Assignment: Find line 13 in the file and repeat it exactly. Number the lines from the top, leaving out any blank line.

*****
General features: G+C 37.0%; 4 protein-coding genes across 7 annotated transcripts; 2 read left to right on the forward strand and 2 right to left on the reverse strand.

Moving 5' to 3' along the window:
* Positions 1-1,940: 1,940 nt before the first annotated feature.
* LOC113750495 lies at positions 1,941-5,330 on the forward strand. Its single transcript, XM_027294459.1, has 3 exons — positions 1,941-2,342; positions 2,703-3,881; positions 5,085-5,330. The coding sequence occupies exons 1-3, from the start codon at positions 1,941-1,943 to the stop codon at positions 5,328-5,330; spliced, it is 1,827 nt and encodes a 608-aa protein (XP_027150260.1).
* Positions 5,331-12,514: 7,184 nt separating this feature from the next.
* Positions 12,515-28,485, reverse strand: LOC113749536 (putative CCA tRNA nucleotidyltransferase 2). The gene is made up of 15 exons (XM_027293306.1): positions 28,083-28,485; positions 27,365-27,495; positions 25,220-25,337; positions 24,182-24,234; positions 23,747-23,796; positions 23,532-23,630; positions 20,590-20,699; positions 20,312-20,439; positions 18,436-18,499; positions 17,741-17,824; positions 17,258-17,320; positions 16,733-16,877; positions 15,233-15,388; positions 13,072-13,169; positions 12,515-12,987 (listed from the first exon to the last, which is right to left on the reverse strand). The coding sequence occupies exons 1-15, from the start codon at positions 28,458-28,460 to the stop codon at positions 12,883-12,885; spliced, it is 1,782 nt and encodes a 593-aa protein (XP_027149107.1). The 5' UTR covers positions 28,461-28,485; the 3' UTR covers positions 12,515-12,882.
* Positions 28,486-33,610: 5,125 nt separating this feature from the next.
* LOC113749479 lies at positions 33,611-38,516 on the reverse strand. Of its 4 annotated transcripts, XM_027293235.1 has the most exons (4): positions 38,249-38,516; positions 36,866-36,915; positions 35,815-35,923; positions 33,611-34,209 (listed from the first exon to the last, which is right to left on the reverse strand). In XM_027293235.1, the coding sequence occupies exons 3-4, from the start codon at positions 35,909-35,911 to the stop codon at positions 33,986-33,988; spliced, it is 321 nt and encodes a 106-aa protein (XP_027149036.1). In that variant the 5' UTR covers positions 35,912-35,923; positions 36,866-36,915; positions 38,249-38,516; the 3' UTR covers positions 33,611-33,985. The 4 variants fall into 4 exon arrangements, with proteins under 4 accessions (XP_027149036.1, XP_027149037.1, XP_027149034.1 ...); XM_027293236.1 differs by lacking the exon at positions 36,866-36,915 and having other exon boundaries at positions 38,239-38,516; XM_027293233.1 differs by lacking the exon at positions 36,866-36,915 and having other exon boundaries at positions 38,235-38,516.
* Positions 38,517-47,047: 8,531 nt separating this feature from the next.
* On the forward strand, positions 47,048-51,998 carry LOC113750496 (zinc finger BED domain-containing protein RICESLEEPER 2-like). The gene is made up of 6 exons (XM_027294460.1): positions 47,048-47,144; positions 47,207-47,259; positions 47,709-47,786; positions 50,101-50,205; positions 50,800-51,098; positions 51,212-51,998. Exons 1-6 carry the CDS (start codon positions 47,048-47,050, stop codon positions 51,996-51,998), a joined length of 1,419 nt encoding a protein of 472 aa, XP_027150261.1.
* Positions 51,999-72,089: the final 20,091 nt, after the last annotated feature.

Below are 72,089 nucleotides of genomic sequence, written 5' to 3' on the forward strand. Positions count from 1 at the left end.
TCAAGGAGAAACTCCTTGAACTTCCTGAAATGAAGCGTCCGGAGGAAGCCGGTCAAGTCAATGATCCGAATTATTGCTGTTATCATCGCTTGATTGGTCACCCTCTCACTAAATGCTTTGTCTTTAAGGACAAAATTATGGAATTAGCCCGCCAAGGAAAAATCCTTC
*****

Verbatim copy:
TCAAGGAGAAACTCCTTGAACTTCCTGAAATGAAGCGTCCGGAGGAAGCCGGTCAAGTCAATGATCCGAATTATTGCTGTTATCATCGCTTGATTGGTCACCCTCTCACTAAATGCTTTGTCTTTAAGGACAAAATTATGGAATTAGCCCGCCAAGGAAAAATCCTTC